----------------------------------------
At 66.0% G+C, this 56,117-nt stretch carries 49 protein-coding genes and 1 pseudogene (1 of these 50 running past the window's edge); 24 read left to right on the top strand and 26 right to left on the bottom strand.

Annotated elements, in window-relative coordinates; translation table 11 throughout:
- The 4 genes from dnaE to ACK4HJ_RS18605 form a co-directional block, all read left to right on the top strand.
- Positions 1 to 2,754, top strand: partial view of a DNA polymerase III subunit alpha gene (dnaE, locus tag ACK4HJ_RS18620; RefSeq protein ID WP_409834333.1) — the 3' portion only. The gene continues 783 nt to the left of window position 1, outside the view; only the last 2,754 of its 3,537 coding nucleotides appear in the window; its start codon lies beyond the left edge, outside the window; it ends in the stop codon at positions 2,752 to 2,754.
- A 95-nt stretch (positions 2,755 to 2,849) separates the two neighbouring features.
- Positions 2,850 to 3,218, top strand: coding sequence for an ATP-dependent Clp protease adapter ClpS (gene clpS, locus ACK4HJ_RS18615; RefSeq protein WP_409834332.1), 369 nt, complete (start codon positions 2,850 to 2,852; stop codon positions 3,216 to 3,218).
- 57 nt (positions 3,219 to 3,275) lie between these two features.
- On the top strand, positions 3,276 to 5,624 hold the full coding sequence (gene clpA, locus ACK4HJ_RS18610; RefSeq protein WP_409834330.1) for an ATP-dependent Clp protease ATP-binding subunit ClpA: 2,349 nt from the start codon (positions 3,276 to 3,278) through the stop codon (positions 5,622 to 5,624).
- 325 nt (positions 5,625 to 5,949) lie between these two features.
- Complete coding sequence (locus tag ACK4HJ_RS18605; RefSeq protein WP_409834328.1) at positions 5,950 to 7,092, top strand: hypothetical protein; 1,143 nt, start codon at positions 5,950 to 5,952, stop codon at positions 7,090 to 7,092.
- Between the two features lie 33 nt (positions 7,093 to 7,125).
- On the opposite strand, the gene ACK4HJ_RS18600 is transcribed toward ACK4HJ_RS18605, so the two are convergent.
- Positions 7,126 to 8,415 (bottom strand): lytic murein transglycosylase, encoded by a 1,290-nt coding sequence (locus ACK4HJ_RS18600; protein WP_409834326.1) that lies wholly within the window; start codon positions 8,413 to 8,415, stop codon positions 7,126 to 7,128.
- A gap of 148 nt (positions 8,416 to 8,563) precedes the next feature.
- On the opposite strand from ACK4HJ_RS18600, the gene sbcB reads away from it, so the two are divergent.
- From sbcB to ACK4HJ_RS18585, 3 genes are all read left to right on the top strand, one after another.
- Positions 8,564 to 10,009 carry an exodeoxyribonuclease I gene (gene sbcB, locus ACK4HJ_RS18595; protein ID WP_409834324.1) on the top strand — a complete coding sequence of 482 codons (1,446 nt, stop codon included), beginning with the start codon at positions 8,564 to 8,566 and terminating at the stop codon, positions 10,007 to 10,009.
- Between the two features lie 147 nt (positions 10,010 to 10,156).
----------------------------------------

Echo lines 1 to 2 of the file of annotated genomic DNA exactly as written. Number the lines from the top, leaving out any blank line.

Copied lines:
At 66.0% G+C, this 56,117-nt stretch carries 49 protein-coding genes and 1 pseudogene (1 of these 50 running past the window's edge); 24 read left to right on the top strand and 26 right to left on the bottom strand.

Annotated elements, in window-relative coordinates; translation table 11 throughout: